Wall Street has had a string of massive sell-offs, erasing the gains of Mr. Trump’s presidency and raising fears of a painful recession.

Mr. Mnuchin was optimistic early Sunday. He said legislation would extend “retention loans” to small businesses that keep their workers on the payroll, cut checks of $3,000 for the average family of four and boost unemployment insurance benefits. The plan calls on the Federal Reserve to offer $4 trillion in liquidity to prop up the economy through broad lending programs.

“I think we have a fundamental understanding, and I look forward to wrapping it up today,” Mr. Mnuchin told “Fox News Sunday.”

Yet his meetings with congressional leaders ended without a bipartisan deal.

Efforts to stem the economic bleeding unfolded as Mr. Paul, a Republican, announced he tested positive for infection from the coronavirus and went into isolation, thinning the ranks of senators on Capitol Hill.

The senator said he feels fine and doesn’t have symptoms but received a test out of “an abundance of caution” given his travel and schedule of events, spokesman Sergio Gor said.

“He was not aware of any direct contact with any infected person,” Mr. Gor said. “He expects to be back in the Senate after his quarantine period ends.”

The senator attended the same event in Louisville as two others who later tested positive. Mr. Paul doesn’t think he interacted with the two people.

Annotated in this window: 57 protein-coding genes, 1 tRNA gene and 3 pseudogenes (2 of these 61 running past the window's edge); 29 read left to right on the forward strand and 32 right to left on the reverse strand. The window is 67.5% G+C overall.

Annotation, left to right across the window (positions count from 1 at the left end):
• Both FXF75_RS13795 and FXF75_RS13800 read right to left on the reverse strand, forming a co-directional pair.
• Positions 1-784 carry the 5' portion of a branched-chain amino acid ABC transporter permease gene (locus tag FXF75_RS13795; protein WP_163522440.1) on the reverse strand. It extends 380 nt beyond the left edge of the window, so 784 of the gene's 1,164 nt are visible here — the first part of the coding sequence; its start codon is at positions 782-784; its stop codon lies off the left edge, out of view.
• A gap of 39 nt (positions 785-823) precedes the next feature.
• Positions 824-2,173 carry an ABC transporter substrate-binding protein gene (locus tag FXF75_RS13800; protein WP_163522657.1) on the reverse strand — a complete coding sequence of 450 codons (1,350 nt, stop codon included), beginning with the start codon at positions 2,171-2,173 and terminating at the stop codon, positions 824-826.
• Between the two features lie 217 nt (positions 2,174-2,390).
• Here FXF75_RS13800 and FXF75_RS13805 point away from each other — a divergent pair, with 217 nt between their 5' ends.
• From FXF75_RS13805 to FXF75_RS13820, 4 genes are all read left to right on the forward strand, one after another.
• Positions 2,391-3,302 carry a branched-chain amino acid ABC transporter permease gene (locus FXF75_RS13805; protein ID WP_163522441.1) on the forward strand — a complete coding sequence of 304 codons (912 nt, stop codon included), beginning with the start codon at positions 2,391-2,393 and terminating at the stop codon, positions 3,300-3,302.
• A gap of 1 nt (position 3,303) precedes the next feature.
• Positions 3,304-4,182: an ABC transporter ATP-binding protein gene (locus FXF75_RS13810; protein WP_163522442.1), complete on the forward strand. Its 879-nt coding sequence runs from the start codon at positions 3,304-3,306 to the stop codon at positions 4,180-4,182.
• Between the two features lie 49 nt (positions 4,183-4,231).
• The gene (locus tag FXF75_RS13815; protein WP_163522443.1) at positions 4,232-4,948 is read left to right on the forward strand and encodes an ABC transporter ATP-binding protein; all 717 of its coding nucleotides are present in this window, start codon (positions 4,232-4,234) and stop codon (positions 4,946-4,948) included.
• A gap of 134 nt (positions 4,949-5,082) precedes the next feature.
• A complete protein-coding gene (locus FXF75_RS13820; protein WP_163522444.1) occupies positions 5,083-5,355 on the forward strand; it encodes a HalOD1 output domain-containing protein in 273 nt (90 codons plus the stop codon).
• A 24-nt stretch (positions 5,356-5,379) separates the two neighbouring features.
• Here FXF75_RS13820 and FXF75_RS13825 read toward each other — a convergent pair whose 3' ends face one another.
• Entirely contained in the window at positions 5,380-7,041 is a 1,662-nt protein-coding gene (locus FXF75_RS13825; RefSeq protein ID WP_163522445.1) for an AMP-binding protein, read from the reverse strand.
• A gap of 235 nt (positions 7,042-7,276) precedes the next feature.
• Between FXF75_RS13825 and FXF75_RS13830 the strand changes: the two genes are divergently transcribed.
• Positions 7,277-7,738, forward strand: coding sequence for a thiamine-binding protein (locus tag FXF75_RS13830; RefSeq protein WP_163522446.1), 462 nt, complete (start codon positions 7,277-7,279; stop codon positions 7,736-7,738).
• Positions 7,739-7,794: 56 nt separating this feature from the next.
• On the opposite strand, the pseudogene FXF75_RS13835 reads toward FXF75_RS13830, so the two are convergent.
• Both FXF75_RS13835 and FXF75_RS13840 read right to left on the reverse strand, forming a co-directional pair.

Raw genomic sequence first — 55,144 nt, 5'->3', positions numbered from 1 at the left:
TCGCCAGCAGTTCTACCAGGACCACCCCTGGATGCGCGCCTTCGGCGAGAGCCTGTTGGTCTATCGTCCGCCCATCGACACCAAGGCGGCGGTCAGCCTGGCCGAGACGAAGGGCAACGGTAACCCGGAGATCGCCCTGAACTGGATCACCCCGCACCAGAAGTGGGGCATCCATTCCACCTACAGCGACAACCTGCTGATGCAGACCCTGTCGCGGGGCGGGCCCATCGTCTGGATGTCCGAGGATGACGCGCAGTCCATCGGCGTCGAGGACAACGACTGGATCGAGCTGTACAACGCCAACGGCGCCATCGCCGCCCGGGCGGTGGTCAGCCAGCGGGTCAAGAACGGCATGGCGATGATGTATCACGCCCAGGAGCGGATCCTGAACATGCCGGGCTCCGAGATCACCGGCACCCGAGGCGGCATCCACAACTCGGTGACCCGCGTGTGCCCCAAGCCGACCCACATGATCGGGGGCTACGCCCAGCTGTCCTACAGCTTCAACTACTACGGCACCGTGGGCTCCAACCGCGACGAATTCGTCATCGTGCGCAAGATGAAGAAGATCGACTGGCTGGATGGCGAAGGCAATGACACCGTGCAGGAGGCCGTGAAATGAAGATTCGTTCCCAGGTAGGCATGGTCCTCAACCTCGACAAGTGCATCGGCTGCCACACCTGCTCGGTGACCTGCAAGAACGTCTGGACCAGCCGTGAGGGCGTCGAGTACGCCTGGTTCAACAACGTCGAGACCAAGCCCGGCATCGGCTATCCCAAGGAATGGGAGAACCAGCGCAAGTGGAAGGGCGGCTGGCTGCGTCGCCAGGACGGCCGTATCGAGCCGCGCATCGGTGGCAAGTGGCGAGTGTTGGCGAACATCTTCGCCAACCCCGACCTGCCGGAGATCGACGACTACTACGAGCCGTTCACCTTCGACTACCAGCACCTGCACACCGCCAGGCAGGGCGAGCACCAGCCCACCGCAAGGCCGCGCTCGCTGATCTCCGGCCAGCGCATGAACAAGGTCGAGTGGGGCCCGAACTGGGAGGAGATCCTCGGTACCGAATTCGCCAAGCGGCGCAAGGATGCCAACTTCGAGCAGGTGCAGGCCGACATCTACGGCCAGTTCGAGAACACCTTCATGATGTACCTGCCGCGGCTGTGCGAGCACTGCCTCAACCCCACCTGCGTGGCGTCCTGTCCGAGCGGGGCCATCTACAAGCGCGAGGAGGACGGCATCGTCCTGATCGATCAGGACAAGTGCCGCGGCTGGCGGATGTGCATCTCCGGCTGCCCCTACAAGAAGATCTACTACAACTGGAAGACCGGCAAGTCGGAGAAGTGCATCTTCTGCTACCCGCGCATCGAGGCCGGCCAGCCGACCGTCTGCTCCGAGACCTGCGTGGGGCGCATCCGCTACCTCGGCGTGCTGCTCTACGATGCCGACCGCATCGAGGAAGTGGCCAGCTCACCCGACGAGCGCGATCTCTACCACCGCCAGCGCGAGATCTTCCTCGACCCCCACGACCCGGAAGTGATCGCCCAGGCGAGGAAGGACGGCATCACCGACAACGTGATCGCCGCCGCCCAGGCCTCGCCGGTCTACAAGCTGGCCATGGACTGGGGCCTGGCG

Mr. Paul is the first senator to test positive, and the test result raised concerns about his recovery and the potential spread of the virus in the chamber.

“I’ve never commented about a fellow Senator’s choices/actions. Never once,” Sen. Kyrsten Sinema, Arizona Democrat, tweeted with a link to a reporter’s tweet about Mr. Paul’s reported use of the Senate gym. “This, America, is absolutely irresponsible. You cannot be near other people while waiting for coronavirus test results. It endangers others & likely increases the spread of the virus.”

Mr. Paul’s office stressed that the senator had no known contact with anyone with a confirmed infection and went into isolation once he learned his results.

“We want to be clear, Senator Paul left the Senate IMMEDIATELY upon learning of his diagnosis. He had zero contact with anyone & went into quarantine,” his office tweeted. “Insinuations such as those below that he went to the gym after learning of his results are just completely false & irresponsible!”

Two House members, Rep. Ben McAdams, Utah Democrat, and Rep. Mario Diaz-Balart, Florida Republican, previously announced positive test results.

Mr. Trump and Vice President Mike Pence were tested, but their results came back negative.

The coronavirus was discovered in Wuhan, China, in December. It has since infected over 325,000 people worldwide and resulted in more than 14,000 deaths. Italy is experiencing waves of death, particularly in its northern regions. It is approaching a world-worst 5,000 fatalities from COVID-19.